Building Others Through Christian Principles

SBC Library Research Tips and Techniques

SBC Library Research Tips and Techniques


Use the following strategies to find library and/or Internet resources quickly and efficiently. In addition, please contact the Librarian by phone, email, or in person for assistance.

Step 1: Clearly define your research topic.

  • What do you need to know?
  • How much information do you need to gather (what are the instructor’s requirements)?
  • To better understand your topic before beginning your research, use general resources like encyclopedias; they can be a useful tool in creating your draft outline.

Step 2: Start Your Search. Possible sources include:

  • Books in our library’s catalog or in the catalogs of our cooperative libraries.
  • Articles from journals, magazines, and newspapers through available databases on our website and through the Internet.
  • Websites, documents, data, images, and other media available on the Internet.

Step 3: Carefully select your search terms for search boxes.

  • Keywords – the most specific words to describe your topic including synonyms and alternate terms, such as abbreviations and scientific terms.
  • Controlled vocabulary – specific Dewey Decimal Classification or Library of Congress subject categories.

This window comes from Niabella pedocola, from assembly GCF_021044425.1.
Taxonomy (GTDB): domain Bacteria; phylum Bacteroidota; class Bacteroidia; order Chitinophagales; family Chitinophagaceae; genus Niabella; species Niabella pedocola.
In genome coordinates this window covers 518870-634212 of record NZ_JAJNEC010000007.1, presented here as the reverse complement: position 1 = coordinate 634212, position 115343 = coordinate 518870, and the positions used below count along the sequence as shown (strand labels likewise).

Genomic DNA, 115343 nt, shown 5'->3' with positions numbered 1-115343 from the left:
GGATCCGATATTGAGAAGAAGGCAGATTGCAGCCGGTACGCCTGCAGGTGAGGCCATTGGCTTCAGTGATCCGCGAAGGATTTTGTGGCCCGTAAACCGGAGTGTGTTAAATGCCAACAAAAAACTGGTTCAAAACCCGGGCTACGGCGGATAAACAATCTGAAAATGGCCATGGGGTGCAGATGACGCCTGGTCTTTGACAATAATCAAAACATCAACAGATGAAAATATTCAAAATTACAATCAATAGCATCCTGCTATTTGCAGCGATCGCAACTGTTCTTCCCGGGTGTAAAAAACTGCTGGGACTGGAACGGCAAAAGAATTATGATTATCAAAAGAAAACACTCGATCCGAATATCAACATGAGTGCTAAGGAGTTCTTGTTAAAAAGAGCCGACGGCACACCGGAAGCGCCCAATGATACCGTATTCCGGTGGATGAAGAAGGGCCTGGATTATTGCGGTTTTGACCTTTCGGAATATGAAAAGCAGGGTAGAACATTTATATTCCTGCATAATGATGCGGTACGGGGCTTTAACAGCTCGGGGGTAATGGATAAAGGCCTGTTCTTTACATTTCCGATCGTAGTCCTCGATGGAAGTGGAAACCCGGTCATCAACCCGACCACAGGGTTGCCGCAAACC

• Truncation symbols – expands results by instructing the computer to look for the root of the word and all alternate word endings (example: flood* searches for flood, floods, flooded, flooding). Common truncation symbols you can use are *, ?, #.
  • Boolean operators – conjunctions that produce more relevant search results by combining search terms. The principle Boolean operators are: AND, OR, NOT.

AND – combines different concepts together

(example: global warming AND extreme weather)

OR – gathers references that contain similar terms or synonyms

(example: extreme weather OR flood OR tornado OR drought)

NOT – excludes terms

(example: extreme weather NOT drought)

Step 4: Carefully and accurately record your found data.

  • Take careful notes, or print full references for bibliographies.
  • Carefully organize your bookmarks within meaningful headings.
  • Make sure to collect citations for all sources (print & electronic).

Step 5: Critically evaluate the information you find.

  • Make sure the resource is useful, well written, up to date, and/or at an appropriate level for your needs.
  • Remember the Internet is a self-publishing medium and contains a huge range of data, much of it scholarly, but much of it also useless and incorrect.

Step 6: Get help whenever you need it!

  • Ask for help from your instructor; he/she is there to help you learn.
  • Use “Help” screens and other online help when available.
  • Contact the Librarian for help or for search suggestions.
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